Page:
In yesterday’s post, I introduced the cover story on the current edition of The Atlantic by Stephen Marche entitled, “Is Facebook Making Us Lonely?” (May 2012, pp. 60-69).
Facebook must own up to what it is responsible for, but we must own up to what we are responsible for too. Is Facebook genuinely making us lonely? Well, it might depend on your perspective.
Marche makes several important distinctions between being alone and loneliness:
”We know intuitively that loneliness and being alone are not the same thing. Solitude can be lovely. Crowded parties can be agony. We also know, thanks to a growing body of research on the topic, that loneliness is not a matter of external conditions; it is a psychological state.” (p. 62)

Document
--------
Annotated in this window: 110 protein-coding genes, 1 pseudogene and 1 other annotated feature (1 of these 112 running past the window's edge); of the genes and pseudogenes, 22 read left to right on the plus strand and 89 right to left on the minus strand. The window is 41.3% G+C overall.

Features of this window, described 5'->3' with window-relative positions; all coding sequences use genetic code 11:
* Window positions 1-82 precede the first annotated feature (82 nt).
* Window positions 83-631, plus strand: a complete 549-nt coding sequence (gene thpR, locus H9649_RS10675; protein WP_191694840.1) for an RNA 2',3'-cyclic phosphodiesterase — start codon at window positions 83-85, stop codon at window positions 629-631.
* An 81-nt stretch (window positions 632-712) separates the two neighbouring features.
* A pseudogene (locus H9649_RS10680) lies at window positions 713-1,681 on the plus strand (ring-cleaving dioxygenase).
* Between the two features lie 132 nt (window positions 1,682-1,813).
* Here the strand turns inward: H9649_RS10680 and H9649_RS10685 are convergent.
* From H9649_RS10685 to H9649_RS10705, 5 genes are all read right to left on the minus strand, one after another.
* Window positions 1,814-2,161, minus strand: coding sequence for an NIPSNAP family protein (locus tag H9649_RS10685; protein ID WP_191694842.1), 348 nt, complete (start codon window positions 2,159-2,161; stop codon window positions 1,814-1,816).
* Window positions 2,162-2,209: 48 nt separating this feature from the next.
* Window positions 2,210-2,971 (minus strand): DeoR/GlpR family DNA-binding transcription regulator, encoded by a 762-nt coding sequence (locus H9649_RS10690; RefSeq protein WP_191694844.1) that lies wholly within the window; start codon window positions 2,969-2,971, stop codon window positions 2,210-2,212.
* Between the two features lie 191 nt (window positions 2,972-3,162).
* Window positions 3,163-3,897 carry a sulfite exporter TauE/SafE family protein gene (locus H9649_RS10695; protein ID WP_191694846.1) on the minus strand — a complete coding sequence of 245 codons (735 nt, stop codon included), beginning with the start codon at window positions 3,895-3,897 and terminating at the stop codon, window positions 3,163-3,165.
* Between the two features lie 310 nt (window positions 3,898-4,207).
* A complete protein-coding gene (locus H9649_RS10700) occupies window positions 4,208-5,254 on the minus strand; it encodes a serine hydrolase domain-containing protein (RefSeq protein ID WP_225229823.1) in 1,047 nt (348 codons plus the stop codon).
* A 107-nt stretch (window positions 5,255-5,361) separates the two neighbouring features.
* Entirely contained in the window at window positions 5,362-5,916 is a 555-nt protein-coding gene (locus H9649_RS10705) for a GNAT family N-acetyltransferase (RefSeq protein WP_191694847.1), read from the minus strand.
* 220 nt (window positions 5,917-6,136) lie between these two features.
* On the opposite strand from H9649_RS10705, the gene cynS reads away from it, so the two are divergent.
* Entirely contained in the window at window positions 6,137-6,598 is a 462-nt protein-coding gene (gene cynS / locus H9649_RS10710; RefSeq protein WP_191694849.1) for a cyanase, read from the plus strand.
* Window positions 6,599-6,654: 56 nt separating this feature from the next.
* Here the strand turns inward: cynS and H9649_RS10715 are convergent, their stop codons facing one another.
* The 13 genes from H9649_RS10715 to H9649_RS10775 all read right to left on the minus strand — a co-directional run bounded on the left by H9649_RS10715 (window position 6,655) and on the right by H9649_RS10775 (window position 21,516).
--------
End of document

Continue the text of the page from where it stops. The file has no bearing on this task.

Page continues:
Bravo to Marche on this point!
When you are content with yourself, a Web site cannot intrude on that peace. If I am lonely, it is not because Facebook makes me feel lonely. For the real reason, I must look within myself.
Facebook, like any business, like any Web site, has the freedom to be successful. The individual makes decisions about how Facebook will affect his or her life. That is something for which we are accountable, and no one else.
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